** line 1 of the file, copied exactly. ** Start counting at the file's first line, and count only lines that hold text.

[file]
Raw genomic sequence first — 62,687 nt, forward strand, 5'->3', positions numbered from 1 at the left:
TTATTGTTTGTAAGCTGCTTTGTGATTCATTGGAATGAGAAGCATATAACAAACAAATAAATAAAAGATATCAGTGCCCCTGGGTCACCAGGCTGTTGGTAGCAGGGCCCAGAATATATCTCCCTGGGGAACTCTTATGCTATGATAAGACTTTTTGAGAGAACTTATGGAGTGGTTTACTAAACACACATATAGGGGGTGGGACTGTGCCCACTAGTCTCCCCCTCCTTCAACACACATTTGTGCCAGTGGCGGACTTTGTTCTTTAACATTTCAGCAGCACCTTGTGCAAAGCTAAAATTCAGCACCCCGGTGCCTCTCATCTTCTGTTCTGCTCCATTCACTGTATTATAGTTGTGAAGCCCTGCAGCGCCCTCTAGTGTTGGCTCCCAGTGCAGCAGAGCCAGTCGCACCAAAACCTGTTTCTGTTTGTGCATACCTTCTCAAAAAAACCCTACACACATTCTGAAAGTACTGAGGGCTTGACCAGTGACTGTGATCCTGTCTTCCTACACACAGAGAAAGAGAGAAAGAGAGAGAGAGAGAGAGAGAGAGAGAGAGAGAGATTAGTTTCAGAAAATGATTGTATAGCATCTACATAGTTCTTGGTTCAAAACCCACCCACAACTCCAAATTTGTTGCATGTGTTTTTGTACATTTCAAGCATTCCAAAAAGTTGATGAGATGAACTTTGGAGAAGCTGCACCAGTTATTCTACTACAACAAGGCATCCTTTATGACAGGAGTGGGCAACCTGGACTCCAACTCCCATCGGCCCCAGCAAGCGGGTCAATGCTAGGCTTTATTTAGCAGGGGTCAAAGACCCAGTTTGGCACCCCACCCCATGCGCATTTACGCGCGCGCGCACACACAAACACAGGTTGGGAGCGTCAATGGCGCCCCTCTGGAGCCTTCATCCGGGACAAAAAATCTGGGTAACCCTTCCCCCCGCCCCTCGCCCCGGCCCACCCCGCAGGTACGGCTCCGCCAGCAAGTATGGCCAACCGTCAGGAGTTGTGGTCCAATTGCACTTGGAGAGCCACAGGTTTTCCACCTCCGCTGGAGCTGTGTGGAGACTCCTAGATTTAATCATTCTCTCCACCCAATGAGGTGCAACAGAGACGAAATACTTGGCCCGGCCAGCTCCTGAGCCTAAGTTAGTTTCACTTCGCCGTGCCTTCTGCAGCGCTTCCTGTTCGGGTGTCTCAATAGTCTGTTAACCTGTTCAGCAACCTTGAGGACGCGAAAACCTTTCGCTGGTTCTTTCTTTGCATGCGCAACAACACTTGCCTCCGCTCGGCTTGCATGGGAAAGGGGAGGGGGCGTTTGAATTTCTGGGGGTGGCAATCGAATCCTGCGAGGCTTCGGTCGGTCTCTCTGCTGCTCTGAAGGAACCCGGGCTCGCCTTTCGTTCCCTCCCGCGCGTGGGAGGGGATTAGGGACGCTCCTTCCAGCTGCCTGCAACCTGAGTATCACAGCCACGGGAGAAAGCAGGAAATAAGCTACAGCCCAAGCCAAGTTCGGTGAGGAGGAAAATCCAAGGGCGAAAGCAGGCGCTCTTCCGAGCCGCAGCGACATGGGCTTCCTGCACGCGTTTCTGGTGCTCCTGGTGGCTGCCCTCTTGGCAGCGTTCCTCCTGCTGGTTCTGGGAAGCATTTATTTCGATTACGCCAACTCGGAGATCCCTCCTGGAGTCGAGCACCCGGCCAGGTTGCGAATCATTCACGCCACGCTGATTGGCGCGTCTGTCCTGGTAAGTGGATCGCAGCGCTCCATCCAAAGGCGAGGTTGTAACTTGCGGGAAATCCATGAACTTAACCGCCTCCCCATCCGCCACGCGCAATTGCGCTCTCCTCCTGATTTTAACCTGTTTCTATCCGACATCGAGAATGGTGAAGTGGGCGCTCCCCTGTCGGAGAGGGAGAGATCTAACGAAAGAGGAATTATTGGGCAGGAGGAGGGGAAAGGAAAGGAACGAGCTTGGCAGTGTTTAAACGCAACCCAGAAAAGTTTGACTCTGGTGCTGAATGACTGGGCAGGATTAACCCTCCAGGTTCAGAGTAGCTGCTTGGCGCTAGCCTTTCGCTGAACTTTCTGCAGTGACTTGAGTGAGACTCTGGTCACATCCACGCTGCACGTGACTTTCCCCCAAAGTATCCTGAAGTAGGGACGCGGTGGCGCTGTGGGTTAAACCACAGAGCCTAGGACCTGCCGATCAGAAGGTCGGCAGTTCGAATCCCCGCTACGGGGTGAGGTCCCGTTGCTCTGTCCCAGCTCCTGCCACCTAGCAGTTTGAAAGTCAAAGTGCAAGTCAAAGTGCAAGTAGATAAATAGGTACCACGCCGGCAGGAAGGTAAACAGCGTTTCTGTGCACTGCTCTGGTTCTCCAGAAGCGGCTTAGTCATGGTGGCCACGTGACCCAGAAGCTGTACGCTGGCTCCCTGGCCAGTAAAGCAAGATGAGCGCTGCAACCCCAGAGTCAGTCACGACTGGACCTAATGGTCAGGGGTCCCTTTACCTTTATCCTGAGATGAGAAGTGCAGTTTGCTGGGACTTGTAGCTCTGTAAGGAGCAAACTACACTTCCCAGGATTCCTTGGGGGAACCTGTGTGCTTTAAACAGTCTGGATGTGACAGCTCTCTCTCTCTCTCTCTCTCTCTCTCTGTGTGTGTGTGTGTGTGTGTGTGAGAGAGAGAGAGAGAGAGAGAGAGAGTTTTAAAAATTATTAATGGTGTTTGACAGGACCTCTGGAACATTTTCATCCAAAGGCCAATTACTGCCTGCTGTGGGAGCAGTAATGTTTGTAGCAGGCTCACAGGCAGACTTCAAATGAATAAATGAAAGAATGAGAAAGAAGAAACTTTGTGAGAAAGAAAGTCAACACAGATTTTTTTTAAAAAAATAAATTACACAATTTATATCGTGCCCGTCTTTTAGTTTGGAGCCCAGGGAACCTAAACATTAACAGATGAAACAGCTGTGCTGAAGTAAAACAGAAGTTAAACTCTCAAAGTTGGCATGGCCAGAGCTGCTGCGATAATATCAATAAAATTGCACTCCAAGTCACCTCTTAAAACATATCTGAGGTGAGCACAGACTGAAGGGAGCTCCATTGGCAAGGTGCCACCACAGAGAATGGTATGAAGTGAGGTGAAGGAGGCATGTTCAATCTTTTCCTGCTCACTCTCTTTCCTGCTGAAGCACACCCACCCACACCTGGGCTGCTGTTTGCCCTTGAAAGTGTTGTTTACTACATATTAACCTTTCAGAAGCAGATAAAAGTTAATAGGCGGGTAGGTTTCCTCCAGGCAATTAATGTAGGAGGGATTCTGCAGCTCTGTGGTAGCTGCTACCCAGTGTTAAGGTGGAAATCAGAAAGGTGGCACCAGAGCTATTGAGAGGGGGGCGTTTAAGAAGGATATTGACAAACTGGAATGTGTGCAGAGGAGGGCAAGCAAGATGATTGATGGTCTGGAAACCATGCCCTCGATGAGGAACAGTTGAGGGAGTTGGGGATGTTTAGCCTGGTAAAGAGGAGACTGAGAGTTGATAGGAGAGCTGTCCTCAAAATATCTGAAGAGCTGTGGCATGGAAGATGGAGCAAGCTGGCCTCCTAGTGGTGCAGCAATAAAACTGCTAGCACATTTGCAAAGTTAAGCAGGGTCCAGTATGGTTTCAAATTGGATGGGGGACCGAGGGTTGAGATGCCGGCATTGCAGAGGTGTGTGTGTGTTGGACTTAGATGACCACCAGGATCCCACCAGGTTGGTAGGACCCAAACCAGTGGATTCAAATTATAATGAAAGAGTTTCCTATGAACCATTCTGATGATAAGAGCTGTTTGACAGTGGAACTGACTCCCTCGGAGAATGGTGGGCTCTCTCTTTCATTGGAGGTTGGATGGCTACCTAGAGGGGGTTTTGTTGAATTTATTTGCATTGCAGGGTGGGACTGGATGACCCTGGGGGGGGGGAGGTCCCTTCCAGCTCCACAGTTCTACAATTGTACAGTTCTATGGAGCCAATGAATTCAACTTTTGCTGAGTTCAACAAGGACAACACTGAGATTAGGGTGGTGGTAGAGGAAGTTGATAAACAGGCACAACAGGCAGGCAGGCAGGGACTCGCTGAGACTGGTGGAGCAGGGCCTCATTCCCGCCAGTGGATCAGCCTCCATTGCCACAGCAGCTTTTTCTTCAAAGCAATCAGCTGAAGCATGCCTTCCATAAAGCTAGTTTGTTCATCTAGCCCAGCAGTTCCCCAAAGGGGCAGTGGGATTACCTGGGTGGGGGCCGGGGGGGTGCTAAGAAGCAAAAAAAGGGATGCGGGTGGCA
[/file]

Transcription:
Raw genomic sequence first — 62,687 nt, forward strand, 5'->3', positions numbered from 1 at the left: